Autumn in Austin brings about the wafting smell of oak-smoked brisket and a sea of burnt-orange-clad football fans to areas surrounding the University of Texas. While Longhorn games are not to be missed, there are many other reasons to visit the campus area, located just north of the state Capitol. Here are our top picks for enjoying the most-anticipated (and short-lived) season known to Longhorn Country.
Though tickets to upcoming UT football games against heated Big 12 Conference foes Oklahoma State (Nov. 16) and Texas Tech (Nov. 28) can be purchased online through various outlets, Longhorn team spirit cannot be contained to Darrell K. Royal-Texas Memorial Stadium. Fans young and old reserve space in Centennial Park to build elaborate set-ups early in the morning on game days, proving that everything — even tailgating — really is bigger in Texas.
However, if your idea of fun is more introspective than congregational, the nearby Blanton Museum is home to more than 17,000 works of art, ranging from ancient Greek pottery to 14th-century European paintings and abstract modern installations. The first comprehensive collection by renowned contemporary Brazilian artist Waltercio Caldas, The Nearest Air, opened in late October.
Mere blocks away, The Harry Ransom Center is an archival research center and museum that houses 100,000 pieces of art and a collection of more than 40 million rare manuscripts and books by Lewis Carroll, Edgar Allan Poe, David Foster Wallace, Don DeLillo, Aleister Crowley and more.
Schedule a guided tour of the historic University of Texas Tower and see the rest of Austin from a bird’s-eye view. That evening, catch a show at The Cactus Cafe, which has welcomed many country and folk legends to its stage since 1979. It remains an intimate space to see acoustic musicians both local (Matt the Electrician, Nov. 14) and international (Toronto’s Lindi Ortega, Nov. 22).
Even if you’re not attending one of the elite tailgate parties on campus, there are several choice options for meals before or after a game. Ruby’s BBQ has been turning out high-quality, all-natural smoked meats for the past 25 years. Regulars flock there for the lean and tender brisket, all-beef Elgin pepper sausage with pork casing, delectably spicy collard greens and a surprising amount of tasty vegetarian dishes.
Freedmen’s also serves barbecue from its historic building in the West Campus neighborhood. Highlights include course-ground pepper pork spare ribs, grilled cabbage slaw with caraway seeds and cider vinegar, smoked beets with chèvre, and one of the thickest, juiciest cuts of brisket in town. Don’t miss its whiskey wall, which carries spirits from around the world.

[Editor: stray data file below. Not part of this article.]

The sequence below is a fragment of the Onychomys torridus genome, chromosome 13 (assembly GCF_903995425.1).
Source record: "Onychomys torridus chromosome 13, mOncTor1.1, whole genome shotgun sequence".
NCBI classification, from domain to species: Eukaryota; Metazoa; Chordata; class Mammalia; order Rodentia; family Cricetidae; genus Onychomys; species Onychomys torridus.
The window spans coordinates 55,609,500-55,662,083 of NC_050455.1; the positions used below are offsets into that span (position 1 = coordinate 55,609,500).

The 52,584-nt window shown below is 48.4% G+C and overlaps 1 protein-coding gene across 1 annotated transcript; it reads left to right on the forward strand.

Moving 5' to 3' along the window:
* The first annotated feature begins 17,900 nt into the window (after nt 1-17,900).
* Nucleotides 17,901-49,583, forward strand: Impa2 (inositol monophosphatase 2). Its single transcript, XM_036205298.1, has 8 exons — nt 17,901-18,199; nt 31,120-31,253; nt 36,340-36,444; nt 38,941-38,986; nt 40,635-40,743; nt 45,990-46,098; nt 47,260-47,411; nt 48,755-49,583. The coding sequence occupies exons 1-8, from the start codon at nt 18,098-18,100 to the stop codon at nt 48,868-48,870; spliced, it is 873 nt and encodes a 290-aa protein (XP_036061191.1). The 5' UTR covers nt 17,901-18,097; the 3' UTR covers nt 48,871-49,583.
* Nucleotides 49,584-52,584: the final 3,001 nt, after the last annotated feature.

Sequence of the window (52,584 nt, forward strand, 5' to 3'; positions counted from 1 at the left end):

You’ll have to look to find Foodheads, an adorable café tucked inside a converted house on 34th Street. Originally known for having some of the best tuna melts and grilled chicken sandwiches in Austin, the place now serves dinner by candlelight Thursday through Saturday, featuring rotating specials such as coffee-rubbed pork tenderloin and white bean chicken cassoulet.
For fine dining just a stone’s throw from the stadium, look no further than The Carillon Restaurant, where chef Josh Watkins reinterprets classics with a sophisticated twist. Gems include a piquant beef tartare, a kale salad bursting with flavors lent by pickled beets and bacon powder, and a succulent olive oil-poached beef filet. Pastry chef Plinio Sandalio’s desserts are equal parts savory and sweet, as seen in the corn fritters with salted butter ice cream, spiced lime curd and cotija crumbles.
Just a bit farther north of The Carillon, chef Shawn Cirkiel serves upscale regional Italian cuisine in the intimate, gorgeous setting found at Olive and June. The menu includes antipasti such as pork meatballs in fig mostarda, housemade pastas such as bucatini made with Calabrese chile, guanciale (cured pork jowl or cheek) and pecorino cheese, and seasonal entrées grilled over Texas oak. In additional to the extensive wine list, discover the many Italian aperitifs and digestifs, including a housemade limoncello.
The Carillon is tucked inconspicuously inside the AT&T Conference Center, which sits right at the edge of campus. The interior exudes ranch house chic with rustic wood touches and warm copper accents. Perks like the extremely high-speed Internet appeal to business travelers. Request a tower room for a view of the UT Tower, which you can enjoy with a cocktail in hand while wrapped in a plush, Longhorn-embroidered robe.
Hotel Ella just opened its doors in September 2013 after a multimillion-dollar renovation. One of Austin’s landmark estates, this turn-of-the-century Greek revival was originally home to Goodall Wooten, son of one of UT’s founders, and his wife, Ella. The hotel offers 48 guest rooms, the comfortable Goodall’s restaurant, a cabana-lined lap pool and a spacious wraparound veranda overlooking the front lawn. The interior design exudes understated elegance: Bathrooms are bathed in white Carrara marble, while navy- and mustard-toned velvet accents pop against cool gray and slate-blue hues.
During Texas’ home match-ups, even Hotel Ella gets in on the action by providing a Longhorn package that includes a tailgating party at the hotel bar, transportation to and from the stadium and suite accommodations. Game on.
Photos Courtesy of iStock, Blanton, Freedmen’s and Hotel Ella